INCJ has 280 billion yen of funds from the government and companies, and has the capacity to invest as much as 2 trillion yen, according to materials on its website. Its Chief Operating Officer Haruyasu Asakura worked at Carlyle with Yoshizaki.

Investments by INCJ include a 150 billion yen deal with local partners in 2012 to buy Renesas Electronics Corp., an ailing Japanese chipmaker, and a 2011 purchase of a stake in Peach Aviation Ltd., a low-fare carrier. INCJ doesn’t provide returns on its investment.

“What’s surprising is that Japan has so many cool things,” Economy Minister Akira Amari said at Cool Japan’s opening reception in Tokyo on Nov. 25. “What’s even more surprising is the country doesn’t acknowledge enough that it has such coolness that attracts people abroad.”

To contact the reporters on this story: Shigeru Sato in Tokyo at; Monami Yui in Tokyo at; Emi Urabe in Tokyo at

About bambooinnovator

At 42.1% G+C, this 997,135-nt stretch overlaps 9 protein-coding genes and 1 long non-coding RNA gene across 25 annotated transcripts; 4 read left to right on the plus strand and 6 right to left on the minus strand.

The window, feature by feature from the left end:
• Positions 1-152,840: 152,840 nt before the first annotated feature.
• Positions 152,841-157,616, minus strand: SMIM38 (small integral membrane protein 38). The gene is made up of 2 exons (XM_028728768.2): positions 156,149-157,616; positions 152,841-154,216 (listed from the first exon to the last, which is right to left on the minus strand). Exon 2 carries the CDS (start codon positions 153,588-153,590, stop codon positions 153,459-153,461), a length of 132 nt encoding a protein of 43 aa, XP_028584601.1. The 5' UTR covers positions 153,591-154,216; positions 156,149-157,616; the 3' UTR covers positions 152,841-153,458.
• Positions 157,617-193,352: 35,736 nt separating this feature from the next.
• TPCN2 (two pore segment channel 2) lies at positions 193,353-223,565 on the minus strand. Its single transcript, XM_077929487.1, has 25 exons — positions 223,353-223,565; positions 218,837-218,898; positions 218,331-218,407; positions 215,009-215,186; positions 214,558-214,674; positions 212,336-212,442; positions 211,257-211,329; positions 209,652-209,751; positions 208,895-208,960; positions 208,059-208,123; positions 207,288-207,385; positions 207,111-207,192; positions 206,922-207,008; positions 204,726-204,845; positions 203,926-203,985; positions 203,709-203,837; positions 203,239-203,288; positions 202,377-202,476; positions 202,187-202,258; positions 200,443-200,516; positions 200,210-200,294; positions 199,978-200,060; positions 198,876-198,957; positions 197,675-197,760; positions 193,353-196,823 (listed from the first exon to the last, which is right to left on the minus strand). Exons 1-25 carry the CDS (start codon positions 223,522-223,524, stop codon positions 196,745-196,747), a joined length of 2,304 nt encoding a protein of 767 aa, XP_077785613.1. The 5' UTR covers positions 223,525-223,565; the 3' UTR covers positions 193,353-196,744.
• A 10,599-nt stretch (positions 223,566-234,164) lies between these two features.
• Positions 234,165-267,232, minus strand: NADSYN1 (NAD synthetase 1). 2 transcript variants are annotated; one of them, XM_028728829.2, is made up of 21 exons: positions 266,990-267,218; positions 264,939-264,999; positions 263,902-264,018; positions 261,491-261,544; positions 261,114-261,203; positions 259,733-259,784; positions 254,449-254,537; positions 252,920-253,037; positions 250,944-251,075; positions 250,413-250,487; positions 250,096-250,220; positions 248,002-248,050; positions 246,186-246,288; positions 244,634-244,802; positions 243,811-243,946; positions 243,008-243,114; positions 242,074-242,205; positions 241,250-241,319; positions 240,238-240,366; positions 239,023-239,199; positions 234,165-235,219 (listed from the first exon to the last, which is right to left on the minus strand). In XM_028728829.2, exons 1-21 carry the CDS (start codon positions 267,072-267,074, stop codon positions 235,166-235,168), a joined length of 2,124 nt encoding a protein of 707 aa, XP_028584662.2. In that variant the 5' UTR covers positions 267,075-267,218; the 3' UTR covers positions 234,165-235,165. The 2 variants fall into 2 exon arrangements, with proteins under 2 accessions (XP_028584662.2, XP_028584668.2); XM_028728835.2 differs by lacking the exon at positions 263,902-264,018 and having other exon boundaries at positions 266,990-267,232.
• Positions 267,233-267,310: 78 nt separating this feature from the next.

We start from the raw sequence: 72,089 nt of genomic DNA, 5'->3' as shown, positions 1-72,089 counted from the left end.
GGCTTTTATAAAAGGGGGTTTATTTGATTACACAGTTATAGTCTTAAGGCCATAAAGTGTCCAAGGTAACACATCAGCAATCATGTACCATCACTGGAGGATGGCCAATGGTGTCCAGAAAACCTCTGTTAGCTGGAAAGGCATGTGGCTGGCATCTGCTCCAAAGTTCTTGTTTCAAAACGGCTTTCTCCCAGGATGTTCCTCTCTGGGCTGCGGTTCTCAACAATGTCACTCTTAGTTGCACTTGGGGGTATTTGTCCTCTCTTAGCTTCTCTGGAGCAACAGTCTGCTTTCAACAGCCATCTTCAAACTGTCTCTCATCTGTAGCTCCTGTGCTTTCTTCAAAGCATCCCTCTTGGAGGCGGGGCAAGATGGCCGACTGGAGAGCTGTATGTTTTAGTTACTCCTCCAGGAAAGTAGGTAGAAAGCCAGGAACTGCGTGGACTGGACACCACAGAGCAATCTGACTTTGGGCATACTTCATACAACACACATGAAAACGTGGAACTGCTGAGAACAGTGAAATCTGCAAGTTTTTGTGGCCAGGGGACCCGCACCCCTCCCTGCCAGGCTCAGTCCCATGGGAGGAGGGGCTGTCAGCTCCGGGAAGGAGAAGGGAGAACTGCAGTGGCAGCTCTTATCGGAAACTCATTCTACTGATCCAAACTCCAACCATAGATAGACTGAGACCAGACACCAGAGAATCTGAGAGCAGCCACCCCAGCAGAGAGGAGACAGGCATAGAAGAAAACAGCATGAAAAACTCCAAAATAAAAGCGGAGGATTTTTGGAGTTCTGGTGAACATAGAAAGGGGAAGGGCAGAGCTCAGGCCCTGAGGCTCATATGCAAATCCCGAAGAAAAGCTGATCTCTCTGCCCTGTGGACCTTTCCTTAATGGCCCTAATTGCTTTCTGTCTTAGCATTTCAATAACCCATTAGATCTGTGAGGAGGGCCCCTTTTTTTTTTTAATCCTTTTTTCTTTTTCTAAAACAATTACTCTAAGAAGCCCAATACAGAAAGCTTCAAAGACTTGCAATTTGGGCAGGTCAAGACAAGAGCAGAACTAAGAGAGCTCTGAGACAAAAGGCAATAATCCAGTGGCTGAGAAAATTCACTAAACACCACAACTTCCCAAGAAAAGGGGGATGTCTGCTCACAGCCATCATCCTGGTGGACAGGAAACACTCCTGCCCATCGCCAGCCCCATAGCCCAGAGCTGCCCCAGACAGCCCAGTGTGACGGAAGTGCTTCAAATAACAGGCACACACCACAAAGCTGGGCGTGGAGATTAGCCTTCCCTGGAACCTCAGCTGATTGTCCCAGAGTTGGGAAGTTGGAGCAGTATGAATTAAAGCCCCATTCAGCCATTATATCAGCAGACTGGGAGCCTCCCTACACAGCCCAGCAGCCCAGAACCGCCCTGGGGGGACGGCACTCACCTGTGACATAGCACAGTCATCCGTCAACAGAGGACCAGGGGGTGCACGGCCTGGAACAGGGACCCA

Kee Koon Boon (“KB”) is the co-founder and director of HERO Investment Management which provides specialized fund management and investment advisory services to the ARCHEA Asia HERO Innovators Fund (, the only Asian SMID-cap tech-focused fund in the industry. KB is an internationally featured investor rooted in the principles of value investing for over a decade as a fund manager and analyst in the Asian capital markets who started his career at a boutique hedge fund in Singapore where he was with the firm since 2002 and was also part of the core investment committee in significantly outperforming the index in the 10-year-plus-old flagship Asian fund. He was also the portfolio manager for Asia-Pacific equities at Korea’s largest mutual fund company. Prior to setting up the H.E.R.O. Innovators Fund, KB was the Chief Investment Officer & CEO of a Singapore Registered Fund Management Company (RFMC) where he is responsible for listed Asian equity investments. KB had taught accounting at the Singapore Management University (SMU) as a faculty member and also pioneered the 15-week course on Accounting Fraud in Asia as an official module at SMU. KB remains grateful and honored to be invited by Singapore’s financial regulator Monetary Authority of Singapore (MAS) to present to their top management team about implementing a world’s first fact-based forward-looking fraud detection framework to bring about benefits for the capital markets in Singapore and for the public and investment community. KB also served the community in sharing his insights in writing articles about value investing and corporate governance in the media that include Business Times, Straits Times, Jakarta Post, Manual of Ideas, Investopedia, TedXWallStreet. He had also presented in top investment, banking and finance conferences in America, Italy, Sydney, Cape Town, HK, China. He has trained CEOs, entrepreneurs, CFOs, management executives in business strategy & business model innovation in Singapore, HK and China.